Fifty-two percent want the Senate to convict while 44 percent do not. Even more Americans (57 to 41 percent) want the Senate to bar him from holding office in the future. (This suggests much of the public does not quite understand what impeachment means. That’s exactly what the trial would be about.)
Republicans are still sticking by Trump, but the percentage of those who think he did nothing wrong is 20 points lower than it was during the first impeachment (56 percent vs. 36 percent). The percent of Republicans who favor impeachment (13 percent) is low, but higher than the 8 percent who favored impeachment last year.
The poll also indicates that President Biden’s inauguration has already eroded the notion that he is not the legitimate president. Sixty-five percent now think Biden won “fair and square,” five points higher than he did before taking office. Of those who say it was the result of fraud, 63 percent nevertheless think it is time to move on.
While we have learned to be suspicious of polls during an election in which the MAGA cult leader is on the ballot, the relative change in support for impeachment and conviction — and in the weakening of the Big Lie that the election was stolen — should be reason for optimism. There will no doubt be a hardcore base of true MAGA believers who are immune to reason and hostile to a multiracial democracy for the foreseeable future. But, over time, absence from the limelight will loosen the cult leader’s grip on his followers. One should not underestimate the impact of his absence from social media.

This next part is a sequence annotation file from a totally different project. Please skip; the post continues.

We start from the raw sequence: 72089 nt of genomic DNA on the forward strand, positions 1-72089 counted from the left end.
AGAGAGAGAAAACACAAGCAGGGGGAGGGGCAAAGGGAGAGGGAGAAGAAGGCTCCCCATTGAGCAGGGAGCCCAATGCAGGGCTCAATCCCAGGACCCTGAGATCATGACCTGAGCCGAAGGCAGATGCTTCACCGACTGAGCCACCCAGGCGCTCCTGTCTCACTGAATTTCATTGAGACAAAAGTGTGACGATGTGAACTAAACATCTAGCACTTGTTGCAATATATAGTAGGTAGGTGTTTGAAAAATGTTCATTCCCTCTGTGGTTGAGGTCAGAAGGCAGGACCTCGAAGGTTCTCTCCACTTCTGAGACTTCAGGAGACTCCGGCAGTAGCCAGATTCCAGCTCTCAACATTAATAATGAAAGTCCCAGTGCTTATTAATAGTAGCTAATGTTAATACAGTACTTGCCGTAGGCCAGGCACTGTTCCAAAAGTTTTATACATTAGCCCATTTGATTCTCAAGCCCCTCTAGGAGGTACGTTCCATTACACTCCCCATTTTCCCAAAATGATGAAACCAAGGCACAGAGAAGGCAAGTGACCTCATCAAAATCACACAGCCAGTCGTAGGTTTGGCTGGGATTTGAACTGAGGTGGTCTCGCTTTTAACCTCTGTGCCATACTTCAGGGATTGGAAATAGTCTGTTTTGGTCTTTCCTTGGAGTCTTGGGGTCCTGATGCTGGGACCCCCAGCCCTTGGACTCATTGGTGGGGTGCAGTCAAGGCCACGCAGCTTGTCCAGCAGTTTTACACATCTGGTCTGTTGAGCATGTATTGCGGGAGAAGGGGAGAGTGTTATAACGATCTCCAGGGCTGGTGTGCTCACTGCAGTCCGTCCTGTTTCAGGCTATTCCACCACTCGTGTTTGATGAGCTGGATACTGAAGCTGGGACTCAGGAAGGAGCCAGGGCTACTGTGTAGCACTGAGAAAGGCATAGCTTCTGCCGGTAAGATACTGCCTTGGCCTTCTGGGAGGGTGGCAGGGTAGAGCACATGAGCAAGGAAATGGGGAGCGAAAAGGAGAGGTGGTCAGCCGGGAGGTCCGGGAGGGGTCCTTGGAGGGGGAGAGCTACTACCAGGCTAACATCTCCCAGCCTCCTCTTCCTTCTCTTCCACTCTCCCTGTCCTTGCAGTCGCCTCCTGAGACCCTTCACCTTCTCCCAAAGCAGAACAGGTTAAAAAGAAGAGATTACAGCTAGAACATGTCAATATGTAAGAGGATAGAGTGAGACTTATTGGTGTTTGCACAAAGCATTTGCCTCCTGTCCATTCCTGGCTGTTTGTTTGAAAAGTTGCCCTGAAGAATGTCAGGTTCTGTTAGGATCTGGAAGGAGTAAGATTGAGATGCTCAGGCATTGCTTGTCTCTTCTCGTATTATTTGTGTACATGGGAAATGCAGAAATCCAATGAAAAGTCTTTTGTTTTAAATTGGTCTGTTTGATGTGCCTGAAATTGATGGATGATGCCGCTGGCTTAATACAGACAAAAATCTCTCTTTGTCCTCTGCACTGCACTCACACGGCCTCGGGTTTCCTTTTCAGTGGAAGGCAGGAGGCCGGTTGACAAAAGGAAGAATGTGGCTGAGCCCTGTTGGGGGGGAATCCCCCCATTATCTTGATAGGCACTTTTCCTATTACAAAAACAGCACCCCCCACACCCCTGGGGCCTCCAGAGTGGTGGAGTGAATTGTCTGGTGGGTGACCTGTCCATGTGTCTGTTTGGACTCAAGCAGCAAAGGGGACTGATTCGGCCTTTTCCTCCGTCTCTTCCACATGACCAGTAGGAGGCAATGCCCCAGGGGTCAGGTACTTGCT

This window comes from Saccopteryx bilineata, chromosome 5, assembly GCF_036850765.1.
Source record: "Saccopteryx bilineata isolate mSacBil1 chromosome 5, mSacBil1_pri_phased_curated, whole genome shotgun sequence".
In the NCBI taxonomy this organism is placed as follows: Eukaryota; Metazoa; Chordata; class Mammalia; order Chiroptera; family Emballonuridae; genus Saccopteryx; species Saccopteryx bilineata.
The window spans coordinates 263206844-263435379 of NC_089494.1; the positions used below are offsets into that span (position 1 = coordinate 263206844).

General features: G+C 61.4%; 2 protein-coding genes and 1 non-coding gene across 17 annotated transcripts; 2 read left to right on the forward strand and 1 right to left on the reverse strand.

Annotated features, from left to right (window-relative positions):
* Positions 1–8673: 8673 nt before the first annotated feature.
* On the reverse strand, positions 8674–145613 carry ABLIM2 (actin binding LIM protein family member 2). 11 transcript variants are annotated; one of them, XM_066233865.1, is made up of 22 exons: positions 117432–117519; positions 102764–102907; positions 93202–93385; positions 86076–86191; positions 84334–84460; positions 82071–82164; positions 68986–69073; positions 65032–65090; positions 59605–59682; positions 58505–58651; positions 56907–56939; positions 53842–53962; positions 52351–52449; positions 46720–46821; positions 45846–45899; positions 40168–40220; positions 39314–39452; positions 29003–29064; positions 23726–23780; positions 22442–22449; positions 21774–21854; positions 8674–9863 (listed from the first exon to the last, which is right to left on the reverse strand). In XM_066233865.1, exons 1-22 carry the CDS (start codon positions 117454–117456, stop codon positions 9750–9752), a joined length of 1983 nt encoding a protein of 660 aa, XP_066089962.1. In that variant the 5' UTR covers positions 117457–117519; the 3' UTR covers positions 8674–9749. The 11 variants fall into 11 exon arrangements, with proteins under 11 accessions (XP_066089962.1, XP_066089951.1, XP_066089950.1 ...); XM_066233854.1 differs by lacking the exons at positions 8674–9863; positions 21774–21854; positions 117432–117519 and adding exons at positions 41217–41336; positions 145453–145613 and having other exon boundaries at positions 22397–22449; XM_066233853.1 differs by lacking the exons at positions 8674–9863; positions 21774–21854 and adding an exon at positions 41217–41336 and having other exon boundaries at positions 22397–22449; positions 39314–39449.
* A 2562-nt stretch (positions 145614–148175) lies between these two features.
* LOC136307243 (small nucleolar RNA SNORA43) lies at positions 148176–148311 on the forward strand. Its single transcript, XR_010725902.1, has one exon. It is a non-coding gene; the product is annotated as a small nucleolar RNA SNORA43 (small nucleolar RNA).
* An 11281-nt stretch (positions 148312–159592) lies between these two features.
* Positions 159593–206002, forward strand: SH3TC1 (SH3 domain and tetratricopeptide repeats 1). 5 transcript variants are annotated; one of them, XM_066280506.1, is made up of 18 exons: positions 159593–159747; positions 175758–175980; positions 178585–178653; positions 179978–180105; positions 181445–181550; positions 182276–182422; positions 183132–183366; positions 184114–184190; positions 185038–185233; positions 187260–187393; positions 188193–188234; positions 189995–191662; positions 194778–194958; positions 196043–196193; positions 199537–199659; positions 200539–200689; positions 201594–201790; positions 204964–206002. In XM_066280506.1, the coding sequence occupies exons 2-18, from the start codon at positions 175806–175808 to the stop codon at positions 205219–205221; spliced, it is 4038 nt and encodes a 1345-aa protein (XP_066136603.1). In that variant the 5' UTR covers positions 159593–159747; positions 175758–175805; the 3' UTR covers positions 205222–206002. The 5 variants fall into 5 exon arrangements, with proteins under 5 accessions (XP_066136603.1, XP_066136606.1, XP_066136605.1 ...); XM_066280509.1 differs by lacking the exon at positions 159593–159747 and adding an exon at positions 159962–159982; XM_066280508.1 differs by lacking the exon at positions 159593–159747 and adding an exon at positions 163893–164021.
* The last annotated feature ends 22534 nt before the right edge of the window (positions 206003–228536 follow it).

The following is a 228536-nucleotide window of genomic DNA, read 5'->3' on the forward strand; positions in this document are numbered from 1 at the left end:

The poll should be a warning to MAGA sycophants in Congress who refuse to concede that Biden won fairly or who oppose barring the seditious ex-president from holding office. Lawmakers from deep-red states may still fear antagonizing the unhinged MAGA crowd, but those who have national ambitions or who represent a district or state with a significant portion of non-MAGA voters should rethink their fidelity to a toxic political figure. Coupled with the growing aversion among political donors, the allure of perpetuating the lie that the election was stolen may dim.
Many in the media, inclined to play up political conflict and lacking imagination to comprehend that events change opinion, have so far portrayed Biden as hopelessly naive about healing the nation. They have characterized his willingness to negotiate with Republicans on his stimulus package as somewhat benighted. Perhaps they are stuck in 2020.
No one expected the section of the country immersed in right-wing media and unhinged about demographic changes in the country to come around. However, we may watch this portion of the electorate shrink over time. An even-keel, pragmatic and conciliatory president might be the best antidote to the radicalization and alienation of the right.